Range can improve your team’s ability to reflect on past work in retrospectives. If your team has regular retrospective meetings and also writes daily check-ins on Range, consider using one of the following activities for your next retrospective:
What: Run a structured retrospective that helps the team gather and reflect on each member’s highlights and noble failures from the week.
Why: Reflecting on highlights from the week gives the team an opportunity to celebrate and take regular stock of progress. Reflecting on noble failures (things that didn’t go as planned) helps teams practice treating failures as opportunities for learning and develops a growth mindset.
How to use Range:
What to say: For highlights, prompt people to consider highlights from the work that others did in addition to their own. If people are having a hard time being open with noble failures, you can model behavior by being vulnerable with your own noble failures.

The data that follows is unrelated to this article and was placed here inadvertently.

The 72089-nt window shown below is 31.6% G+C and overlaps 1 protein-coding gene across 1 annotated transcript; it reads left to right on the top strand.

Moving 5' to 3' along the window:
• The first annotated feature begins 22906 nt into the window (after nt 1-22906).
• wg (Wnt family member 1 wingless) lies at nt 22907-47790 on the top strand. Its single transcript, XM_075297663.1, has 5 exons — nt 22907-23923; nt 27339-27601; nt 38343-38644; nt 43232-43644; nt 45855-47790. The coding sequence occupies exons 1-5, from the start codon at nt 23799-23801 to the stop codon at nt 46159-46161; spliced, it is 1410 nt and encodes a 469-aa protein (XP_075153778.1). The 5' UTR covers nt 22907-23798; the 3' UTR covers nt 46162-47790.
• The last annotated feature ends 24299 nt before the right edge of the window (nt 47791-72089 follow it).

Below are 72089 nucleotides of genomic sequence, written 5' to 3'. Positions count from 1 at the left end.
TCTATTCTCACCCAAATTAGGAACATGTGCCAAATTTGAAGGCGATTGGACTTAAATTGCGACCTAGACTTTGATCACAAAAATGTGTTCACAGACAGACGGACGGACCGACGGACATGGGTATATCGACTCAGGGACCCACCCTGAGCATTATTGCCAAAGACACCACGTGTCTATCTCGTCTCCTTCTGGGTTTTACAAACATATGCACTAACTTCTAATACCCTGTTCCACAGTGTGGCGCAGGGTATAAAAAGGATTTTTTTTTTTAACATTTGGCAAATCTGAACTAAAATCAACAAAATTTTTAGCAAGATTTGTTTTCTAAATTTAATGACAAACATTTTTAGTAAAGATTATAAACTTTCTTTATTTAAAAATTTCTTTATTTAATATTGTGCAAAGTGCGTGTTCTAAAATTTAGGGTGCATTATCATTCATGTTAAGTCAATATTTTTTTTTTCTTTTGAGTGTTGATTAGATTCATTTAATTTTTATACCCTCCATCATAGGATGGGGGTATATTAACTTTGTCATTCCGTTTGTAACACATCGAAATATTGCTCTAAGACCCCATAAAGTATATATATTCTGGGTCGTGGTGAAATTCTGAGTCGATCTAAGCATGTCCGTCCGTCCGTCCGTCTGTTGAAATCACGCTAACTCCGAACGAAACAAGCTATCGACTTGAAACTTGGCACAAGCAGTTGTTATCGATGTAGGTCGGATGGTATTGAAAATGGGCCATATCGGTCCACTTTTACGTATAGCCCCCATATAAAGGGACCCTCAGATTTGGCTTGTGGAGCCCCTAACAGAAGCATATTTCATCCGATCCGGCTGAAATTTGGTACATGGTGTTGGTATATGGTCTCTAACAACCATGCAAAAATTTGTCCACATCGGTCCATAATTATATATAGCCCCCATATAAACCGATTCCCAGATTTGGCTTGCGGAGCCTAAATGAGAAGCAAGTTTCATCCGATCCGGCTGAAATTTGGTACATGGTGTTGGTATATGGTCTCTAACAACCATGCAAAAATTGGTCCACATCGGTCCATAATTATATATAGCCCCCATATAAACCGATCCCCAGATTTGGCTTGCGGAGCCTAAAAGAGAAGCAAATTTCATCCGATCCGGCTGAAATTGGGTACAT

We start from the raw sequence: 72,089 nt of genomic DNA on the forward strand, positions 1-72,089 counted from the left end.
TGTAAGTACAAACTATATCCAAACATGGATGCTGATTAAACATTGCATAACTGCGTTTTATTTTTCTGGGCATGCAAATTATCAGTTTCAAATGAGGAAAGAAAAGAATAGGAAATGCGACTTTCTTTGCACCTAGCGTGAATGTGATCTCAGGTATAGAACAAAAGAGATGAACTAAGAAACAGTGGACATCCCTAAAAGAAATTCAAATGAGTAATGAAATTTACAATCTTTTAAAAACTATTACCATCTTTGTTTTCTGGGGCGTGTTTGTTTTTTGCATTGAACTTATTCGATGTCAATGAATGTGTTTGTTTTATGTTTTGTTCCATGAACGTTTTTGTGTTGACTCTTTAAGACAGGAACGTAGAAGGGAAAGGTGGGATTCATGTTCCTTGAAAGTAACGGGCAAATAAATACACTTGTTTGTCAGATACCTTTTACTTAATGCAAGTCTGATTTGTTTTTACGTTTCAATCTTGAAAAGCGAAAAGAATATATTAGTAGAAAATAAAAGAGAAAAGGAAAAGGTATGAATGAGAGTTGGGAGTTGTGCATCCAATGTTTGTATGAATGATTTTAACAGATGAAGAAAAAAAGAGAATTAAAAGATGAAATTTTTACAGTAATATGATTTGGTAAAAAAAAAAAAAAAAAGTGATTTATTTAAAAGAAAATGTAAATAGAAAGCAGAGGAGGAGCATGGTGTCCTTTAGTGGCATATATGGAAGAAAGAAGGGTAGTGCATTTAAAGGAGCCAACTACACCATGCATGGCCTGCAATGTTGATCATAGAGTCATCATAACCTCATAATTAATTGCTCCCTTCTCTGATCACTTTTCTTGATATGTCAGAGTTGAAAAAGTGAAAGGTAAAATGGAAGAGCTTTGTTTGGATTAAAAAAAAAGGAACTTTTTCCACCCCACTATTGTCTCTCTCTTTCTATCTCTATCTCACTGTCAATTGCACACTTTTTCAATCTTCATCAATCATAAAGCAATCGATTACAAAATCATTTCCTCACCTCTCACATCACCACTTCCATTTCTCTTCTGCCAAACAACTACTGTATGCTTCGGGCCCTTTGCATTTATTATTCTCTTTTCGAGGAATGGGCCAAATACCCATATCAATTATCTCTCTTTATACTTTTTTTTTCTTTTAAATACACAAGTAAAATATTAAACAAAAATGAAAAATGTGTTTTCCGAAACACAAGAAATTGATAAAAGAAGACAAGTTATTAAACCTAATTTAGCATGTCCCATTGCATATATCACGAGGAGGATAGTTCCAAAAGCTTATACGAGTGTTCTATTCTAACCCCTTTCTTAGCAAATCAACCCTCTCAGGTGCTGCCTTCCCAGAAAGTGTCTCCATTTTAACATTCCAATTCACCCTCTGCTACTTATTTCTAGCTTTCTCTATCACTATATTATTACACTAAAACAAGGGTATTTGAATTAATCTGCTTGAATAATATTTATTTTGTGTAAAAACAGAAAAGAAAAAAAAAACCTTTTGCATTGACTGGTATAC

Why: If you already have a retrospective format that’s working well and you don’t want to change much to incorporate Range, you can still use Range at the start as a way to jog the team’s memory about the period of time that the retro covers.
How to use Range: At the start of the retrospective, set aside 5 minutes for everyone to open Range and silently read back over what was shared. The summary view of the check-ins page can be useful here when filtered to just check-ins from your team. After everyone has reflected and refreshed their memory on past work, run the retrospective as you normally do.
What to say: It’s easy to forget the things that happened recently, especially when work is moving quickly. Prompt people with “What happened this week/sprint/month that you might have already forgotten about?”Use this template for your next retro